Is it a question of upbringing? Perhaps there has not been a particularly strong woman in the household, thus ensuring the sons are brought up with a very patriarchal mindset and the idea of a woman in leadership dumbfounds them to their core. I know that statement is incredibly simplistic on first glance but I do believe that there is an element of truth within. Children learn from their parents – surely a point difficult to argue? If son watches dad asserting his authority over the household (which, I want to argue, does not have to be in an aggressive manner) and mum submitting in every way to such rule, son will see this as the norm and will grow accustomed to such ways.

Now, don’t get me wrong, as much as we learn from our parents; there comes a time when we have to choose who we want to be. So those bred to live confused in the leadership of female eventually have to choose how they react in such a situation. So, believe me when I say, I am not excusing such behaviour.

Maybe women don’t do themselves any favours and germinate such behaviour through their own arrogance or geniune failings. Some women feel the need to assert their authority to such an extent that they lose the femininity and empathy that perhaps helped fashion them for the role in the first place. Please do not think I am saying women are always fully innocent. Of course we aren’t.

Perhaps if there is a larger hierarchy, those higher up the chain could be involved? I have known situations where women in leadership have been undermined by a male superior. Situations in which they have been given the appropriate level of responsibility and it has been snatched away. Or, in some cases, they have been built up to a position of leadership and subsequently blocked and in surmouting such a blockage they have been duly and methodically reduced to a state of infancy, crushed confidence and quiet submission.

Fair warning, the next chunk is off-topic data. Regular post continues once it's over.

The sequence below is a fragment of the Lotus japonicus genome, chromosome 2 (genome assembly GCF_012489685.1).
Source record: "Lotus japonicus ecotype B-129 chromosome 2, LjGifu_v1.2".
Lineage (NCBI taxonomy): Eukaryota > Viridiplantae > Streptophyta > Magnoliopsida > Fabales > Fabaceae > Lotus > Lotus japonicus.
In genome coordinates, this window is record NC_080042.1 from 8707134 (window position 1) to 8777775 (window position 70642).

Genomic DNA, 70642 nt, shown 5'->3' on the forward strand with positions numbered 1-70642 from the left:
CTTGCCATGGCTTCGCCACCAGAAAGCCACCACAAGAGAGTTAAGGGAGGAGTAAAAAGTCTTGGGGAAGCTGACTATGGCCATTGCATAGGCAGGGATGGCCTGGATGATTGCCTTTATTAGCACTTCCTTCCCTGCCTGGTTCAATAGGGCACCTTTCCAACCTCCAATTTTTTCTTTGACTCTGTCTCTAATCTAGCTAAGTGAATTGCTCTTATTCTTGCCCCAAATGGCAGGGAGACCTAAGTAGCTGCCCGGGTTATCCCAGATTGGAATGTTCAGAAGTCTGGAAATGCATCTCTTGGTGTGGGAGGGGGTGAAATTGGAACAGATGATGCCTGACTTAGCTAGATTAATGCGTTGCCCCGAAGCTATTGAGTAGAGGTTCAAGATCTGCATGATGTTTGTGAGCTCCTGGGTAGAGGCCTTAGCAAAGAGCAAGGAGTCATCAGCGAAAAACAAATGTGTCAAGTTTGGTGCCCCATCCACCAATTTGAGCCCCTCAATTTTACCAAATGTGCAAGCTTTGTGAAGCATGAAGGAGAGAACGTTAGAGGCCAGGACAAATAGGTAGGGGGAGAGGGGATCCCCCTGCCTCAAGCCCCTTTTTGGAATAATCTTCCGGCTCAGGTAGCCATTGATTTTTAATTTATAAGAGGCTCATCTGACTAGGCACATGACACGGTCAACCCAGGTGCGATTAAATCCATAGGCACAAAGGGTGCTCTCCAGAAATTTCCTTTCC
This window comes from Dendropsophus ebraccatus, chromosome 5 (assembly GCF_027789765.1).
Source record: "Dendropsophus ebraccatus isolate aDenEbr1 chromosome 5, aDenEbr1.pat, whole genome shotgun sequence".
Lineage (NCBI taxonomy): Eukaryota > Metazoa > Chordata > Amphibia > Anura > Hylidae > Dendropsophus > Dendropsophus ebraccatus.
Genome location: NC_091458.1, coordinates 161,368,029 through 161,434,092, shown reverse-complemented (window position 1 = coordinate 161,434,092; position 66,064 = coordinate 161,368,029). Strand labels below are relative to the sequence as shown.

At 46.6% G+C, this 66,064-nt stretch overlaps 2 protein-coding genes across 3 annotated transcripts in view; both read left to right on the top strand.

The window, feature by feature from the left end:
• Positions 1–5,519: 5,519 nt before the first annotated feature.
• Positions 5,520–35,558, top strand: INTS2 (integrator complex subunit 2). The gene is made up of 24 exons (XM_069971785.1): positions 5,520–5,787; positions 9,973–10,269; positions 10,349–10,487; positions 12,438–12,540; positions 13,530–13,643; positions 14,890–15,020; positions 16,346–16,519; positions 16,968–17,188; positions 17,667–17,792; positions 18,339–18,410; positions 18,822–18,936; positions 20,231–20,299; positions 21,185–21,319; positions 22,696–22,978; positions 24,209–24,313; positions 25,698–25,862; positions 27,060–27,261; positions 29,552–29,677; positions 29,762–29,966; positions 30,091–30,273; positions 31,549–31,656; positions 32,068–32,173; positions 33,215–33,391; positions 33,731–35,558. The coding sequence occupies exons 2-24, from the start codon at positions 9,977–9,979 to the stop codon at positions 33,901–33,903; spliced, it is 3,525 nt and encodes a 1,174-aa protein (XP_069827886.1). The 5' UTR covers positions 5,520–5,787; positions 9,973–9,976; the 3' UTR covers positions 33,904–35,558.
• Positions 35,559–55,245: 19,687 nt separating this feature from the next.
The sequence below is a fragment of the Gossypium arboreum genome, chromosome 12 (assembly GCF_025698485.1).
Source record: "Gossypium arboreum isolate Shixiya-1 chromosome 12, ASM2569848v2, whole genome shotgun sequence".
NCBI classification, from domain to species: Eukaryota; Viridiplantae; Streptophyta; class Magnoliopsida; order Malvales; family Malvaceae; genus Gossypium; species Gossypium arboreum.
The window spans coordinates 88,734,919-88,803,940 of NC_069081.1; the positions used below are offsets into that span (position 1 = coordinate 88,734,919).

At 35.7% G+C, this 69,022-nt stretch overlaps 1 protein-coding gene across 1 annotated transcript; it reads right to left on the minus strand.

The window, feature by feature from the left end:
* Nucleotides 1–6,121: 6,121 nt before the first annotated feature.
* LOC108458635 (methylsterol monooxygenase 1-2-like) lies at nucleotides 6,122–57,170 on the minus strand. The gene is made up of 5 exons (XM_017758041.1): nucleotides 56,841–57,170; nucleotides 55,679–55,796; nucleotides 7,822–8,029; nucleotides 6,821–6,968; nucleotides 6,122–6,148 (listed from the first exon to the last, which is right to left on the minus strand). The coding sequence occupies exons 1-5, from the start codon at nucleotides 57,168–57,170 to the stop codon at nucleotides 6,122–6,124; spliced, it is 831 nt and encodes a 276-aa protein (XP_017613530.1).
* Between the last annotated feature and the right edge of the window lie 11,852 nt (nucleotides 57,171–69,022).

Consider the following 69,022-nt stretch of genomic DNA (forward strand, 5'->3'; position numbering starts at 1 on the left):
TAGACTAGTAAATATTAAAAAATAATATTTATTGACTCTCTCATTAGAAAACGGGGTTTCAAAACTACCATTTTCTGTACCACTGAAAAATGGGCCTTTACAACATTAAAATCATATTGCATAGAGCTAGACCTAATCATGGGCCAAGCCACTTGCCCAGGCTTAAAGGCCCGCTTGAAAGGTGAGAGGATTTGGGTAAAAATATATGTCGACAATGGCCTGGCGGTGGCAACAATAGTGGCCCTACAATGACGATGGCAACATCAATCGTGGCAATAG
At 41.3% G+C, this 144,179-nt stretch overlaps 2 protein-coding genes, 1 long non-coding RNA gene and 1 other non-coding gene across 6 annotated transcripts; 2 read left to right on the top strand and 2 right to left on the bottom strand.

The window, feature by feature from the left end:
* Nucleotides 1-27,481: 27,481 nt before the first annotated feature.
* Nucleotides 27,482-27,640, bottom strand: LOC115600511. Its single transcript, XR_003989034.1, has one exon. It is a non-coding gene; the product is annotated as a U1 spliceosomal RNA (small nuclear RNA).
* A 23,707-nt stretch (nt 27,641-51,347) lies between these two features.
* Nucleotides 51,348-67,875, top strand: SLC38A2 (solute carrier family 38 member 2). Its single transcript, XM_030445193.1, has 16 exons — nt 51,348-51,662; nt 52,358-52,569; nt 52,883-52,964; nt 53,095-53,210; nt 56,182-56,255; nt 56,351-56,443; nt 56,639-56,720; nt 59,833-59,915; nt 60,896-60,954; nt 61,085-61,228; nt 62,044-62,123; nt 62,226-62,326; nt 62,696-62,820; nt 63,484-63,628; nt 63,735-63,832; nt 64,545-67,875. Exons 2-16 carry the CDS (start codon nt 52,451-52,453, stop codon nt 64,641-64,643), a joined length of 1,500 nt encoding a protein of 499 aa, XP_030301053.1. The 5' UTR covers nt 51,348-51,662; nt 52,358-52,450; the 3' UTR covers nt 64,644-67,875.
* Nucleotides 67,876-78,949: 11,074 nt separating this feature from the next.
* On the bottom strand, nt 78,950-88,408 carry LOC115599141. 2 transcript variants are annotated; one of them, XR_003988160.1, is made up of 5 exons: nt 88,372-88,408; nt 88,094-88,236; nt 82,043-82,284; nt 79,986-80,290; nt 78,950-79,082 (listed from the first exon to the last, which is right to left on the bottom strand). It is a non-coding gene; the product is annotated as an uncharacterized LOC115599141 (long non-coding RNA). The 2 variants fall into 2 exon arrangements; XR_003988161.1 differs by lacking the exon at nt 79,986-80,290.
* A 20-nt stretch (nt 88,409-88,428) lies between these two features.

Harsh, unjustified, never acceptable. But true.

For what reason? Jealously? Threat? Fear? Or, somehow, completely  justified and acceptable in the eyes of the male?

I pray that you never come to a point in your life where you have to stand up to that tyrannical, dominant male (and I do not use those terms lightly) but you know that, although you have won, you will pay for it later.

And you do – as he sits before you and takes you to pieces. Brick by brick.

I pray that you never have to be in that place – and female bosses can be even more devious about it!- but if you do find yourself there; make sure that you win. Not in an underhand, shrewd way; but in a righteous, victorious and kind way.

Until then, there are the benefits of womanhood that can’t (and shouldn’t) be undermined; like chocolate, ice-cream, tea, girly nights, duvets and the Gruffalo.

Boys; you have to decide. More and more women are stepping up to the plate; with even more of us standing on the sidelines with the “coach” hat perched on our heads. What are you going to do? Will you stand alongside us, shouting for our corner? Or will you stand, gloved and ready, to pounce on any mistake and strike us out?

Sometimes, we will lose a few innings.

But, sometimes, we will knock it out of the park and bring the team home.

Where are you?

There is no “I” in team; but there is “women” and “men” in equal measure.